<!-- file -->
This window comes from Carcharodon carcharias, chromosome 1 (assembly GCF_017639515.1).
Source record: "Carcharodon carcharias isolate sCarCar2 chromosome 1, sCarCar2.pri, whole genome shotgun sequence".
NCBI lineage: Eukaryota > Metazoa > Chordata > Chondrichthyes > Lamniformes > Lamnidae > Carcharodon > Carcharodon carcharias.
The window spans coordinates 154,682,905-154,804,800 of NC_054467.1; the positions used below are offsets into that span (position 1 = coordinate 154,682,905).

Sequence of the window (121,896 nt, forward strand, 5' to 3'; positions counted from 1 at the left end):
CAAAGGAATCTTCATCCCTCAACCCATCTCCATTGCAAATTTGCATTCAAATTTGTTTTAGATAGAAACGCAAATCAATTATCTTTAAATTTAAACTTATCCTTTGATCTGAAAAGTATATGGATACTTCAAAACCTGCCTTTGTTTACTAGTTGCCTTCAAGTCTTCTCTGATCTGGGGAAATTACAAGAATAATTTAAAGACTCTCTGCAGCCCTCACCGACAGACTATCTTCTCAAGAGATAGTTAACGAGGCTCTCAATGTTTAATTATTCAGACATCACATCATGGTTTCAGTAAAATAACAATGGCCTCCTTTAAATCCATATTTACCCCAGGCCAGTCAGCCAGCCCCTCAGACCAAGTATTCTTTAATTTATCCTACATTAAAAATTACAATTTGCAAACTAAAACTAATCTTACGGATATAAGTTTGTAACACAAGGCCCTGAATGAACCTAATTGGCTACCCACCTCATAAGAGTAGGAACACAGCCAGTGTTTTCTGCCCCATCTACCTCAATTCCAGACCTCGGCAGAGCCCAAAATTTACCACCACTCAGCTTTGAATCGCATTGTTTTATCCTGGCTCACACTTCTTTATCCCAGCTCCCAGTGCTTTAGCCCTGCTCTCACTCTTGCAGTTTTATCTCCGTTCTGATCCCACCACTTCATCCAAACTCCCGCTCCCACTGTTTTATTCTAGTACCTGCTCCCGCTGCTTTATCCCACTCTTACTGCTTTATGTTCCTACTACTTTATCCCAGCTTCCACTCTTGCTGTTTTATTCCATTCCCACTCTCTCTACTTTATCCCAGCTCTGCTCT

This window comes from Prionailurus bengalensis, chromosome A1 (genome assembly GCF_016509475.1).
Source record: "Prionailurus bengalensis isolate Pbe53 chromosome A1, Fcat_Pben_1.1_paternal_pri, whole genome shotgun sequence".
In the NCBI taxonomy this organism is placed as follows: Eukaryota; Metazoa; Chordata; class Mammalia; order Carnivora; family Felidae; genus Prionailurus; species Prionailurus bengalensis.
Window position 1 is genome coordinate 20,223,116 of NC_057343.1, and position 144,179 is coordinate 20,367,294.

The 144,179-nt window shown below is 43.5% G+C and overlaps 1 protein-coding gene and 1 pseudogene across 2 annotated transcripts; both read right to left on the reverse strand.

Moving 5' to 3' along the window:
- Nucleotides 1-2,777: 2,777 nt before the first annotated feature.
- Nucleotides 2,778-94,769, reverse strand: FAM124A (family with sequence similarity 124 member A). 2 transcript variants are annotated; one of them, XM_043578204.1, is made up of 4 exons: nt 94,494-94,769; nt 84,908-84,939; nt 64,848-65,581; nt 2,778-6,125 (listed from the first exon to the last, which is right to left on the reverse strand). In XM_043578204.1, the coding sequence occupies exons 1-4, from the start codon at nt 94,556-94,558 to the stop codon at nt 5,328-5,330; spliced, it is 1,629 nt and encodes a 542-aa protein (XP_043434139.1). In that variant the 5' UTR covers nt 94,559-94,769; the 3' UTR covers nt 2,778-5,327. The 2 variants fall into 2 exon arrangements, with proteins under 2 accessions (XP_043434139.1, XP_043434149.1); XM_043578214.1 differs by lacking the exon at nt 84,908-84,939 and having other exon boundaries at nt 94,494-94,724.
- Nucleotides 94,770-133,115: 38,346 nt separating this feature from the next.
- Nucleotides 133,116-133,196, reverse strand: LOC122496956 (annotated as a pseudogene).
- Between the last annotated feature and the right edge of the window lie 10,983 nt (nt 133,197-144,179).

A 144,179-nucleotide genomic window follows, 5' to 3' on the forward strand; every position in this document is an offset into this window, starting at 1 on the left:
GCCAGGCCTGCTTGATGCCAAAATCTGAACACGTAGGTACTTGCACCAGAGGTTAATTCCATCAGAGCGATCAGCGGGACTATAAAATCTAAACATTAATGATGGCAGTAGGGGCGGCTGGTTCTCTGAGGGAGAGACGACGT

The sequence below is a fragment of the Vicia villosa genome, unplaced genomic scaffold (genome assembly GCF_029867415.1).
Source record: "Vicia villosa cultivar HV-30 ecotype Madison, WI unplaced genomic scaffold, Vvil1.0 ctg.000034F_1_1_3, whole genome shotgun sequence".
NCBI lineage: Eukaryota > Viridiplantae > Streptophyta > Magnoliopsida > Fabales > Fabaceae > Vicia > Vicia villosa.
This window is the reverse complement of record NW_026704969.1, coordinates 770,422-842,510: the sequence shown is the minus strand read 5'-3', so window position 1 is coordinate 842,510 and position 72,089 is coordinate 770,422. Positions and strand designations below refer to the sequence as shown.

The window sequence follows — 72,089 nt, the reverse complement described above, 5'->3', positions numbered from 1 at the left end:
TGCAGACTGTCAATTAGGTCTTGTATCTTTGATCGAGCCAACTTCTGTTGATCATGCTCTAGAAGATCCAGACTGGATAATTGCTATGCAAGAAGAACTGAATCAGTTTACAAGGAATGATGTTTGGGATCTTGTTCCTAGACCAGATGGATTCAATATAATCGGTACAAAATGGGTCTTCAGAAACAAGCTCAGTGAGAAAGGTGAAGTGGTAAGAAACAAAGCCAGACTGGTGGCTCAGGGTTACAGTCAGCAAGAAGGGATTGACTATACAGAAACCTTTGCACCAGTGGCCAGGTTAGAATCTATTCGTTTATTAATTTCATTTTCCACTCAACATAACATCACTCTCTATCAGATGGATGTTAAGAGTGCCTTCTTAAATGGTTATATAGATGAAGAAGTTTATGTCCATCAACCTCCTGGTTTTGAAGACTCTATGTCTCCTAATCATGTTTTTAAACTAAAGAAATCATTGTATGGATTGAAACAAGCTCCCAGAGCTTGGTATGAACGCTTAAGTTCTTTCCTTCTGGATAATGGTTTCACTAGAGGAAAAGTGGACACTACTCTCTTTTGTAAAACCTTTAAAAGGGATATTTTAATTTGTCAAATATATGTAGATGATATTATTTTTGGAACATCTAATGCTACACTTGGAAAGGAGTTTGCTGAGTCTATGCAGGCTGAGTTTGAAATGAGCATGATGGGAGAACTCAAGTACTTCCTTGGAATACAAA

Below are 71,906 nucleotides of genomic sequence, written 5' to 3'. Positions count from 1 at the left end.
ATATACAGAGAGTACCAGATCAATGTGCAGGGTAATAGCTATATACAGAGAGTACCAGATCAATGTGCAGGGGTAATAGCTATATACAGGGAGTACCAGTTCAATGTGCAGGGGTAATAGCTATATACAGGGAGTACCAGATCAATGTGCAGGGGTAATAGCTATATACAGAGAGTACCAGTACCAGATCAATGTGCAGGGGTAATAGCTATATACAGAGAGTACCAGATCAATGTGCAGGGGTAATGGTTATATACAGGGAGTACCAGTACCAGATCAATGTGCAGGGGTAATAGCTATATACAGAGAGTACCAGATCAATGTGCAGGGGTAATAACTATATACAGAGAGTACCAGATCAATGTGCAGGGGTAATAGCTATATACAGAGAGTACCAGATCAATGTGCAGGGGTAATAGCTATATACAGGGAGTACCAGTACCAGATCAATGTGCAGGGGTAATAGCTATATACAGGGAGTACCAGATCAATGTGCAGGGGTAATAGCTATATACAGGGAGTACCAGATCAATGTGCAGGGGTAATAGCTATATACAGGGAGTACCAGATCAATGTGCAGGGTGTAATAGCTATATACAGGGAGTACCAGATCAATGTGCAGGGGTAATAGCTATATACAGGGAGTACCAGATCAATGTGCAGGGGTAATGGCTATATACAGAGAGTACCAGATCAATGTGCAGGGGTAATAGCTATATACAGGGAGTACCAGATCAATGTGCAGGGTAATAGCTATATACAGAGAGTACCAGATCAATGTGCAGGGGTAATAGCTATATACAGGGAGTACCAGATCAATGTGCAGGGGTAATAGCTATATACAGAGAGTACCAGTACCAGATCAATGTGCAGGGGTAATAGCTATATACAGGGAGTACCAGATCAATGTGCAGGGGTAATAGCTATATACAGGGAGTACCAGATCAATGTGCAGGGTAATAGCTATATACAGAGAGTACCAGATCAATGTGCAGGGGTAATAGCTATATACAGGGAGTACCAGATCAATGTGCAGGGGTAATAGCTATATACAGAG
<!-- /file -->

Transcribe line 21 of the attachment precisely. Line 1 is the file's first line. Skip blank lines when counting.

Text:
Source record: "Vicia villosa cultivar HV-30 ecotype Madison, WI unplaced genomic scaffold, Vvil1.0 ctg.000034F_1_1_3, whole genome shotgun sequence".